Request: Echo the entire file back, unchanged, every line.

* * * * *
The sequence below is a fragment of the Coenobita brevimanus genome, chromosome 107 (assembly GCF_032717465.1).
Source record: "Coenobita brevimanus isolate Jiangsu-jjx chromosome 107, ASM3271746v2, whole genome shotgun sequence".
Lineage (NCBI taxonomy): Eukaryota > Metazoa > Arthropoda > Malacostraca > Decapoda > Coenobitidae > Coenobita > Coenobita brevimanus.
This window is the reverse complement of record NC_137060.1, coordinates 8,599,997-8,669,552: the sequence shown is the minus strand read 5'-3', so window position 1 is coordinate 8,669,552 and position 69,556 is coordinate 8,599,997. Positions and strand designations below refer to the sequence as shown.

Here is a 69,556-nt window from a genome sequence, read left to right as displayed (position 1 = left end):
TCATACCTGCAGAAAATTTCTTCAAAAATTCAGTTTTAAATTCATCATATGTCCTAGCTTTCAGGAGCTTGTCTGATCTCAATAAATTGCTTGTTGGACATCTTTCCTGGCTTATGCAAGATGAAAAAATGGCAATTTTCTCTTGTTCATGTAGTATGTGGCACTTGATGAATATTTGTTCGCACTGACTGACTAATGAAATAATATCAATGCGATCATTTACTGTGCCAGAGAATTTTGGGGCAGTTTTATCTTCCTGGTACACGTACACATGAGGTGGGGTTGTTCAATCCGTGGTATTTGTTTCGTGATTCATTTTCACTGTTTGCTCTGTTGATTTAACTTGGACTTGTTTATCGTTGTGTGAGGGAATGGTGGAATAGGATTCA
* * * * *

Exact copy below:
The sequence below is a fragment of the Coenobita brevimanus genome, chromosome 107 (assembly GCF_032717465.1).
Source record: "Coenobita brevimanus isolate Jiangsu-jjx chromosome 107, ASM3271746v2, whole genome shotgun sequence".
Lineage (NCBI taxonomy): Eukaryota > Metazoa > Arthropoda > Malacostraca > Decapoda > Coenobitidae > Coenobita > Coenobita brevimanus.
This window is the reverse complement of record NC_137060.1, coordinates 8,599,997-8,669,552: the sequence shown is the minus strand read 5'-3', so window position 1 is coordinate 8,669,552 and position 69,556 is coordinate 8,599,997. Positions and strand designations below refer to the sequence as shown.

Here is a 69,556-nt window from a genome sequence, read left to right as displayed (position 1 = left end):
TCATACCTGCAGAAAATTTCTTCAAAAATTCAGTTTTAAATTCATCATATGTCCTAGCTTTCAGGAGCTTGTCTGATCTCAATAAATTGCTTGTTGGACATCTTTCCTGGCTTATGCAAGATGAAAAAATGGCAATTTTCTCTTGTTCATGTAGTATGTGGCACTTGATGAATATTTGTTCGCACTGACTGACTAATGAAATAATATCAATGCGATCATTTACTGTGCCAGAGAATTTTGGGGCAGTTTTATCTTCCTGGTACACGTACACATGAGGTGGGGTTGTTCAATCCGTGGTATTTGTTTCGTGATTCATTTTCACTGTTTGCTCTGTTGATTTAACTTGGACTTGTTTATCGTTGTGTGAGGGAATGGTGGAATAGGATTCA